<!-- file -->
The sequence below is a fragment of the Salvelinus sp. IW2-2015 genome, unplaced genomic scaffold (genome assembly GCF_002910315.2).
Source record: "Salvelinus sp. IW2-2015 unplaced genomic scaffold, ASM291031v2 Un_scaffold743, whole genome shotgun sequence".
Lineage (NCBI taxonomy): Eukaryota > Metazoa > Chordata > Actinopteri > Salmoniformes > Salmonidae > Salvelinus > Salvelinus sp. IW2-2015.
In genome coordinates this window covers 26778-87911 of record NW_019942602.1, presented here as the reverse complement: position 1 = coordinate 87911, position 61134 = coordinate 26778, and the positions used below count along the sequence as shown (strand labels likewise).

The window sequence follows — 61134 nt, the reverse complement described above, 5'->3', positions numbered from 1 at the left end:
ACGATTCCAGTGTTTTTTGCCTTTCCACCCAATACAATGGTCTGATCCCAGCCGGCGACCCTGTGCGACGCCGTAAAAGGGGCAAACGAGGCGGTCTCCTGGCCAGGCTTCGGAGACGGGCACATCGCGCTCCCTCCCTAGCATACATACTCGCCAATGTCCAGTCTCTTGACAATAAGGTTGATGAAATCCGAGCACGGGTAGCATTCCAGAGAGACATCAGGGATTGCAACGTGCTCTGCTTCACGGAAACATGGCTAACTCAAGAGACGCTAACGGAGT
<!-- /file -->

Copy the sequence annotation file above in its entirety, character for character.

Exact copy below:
The sequence below is a fragment of the Salvelinus sp. IW2-2015 genome, unplaced genomic scaffold (genome assembly GCF_002910315.2).
Source record: "Salvelinus sp. IW2-2015 unplaced genomic scaffold, ASM291031v2 Un_scaffold743, whole genome shotgun sequence".
Lineage (NCBI taxonomy): Eukaryota > Metazoa > Chordata > Actinopteri > Salmoniformes > Salmonidae > Salvelinus > Salvelinus sp. IW2-2015.
In genome coordinates this window covers 26778-87911 of record NW_019942602.1, presented here as the reverse complement: position 1 = coordinate 87911, position 61134 = coordinate 26778, and the positions used below count along the sequence as shown (strand labels likewise).

The window sequence follows — 61134 nt, the reverse complement described above, 5'->3', positions numbered from 1 at the left end:
ACGATTCCAGTGTTTTTTGCCTTTCCACCCAATACAATGGTCTGATCCCAGCCGGCGACCCTGTGCGACGCCGTAAAAGGGGCAAACGAGGCGGTCTCCTGGCCAGGCTTCGGAGACGGGCACATCGCGCTCCCTCCCTAGCATACATACTCGCCAATGTCCAGTCTCTTGACAATAAGGTTGATGAAATCCGAGCACGGGTAGCATTCCAGAGAGACATCAGGGATTGCAACGTGCTCTGCTTCACGGAAACATGGCTAACTCAAGAGACGCTAACGGAGT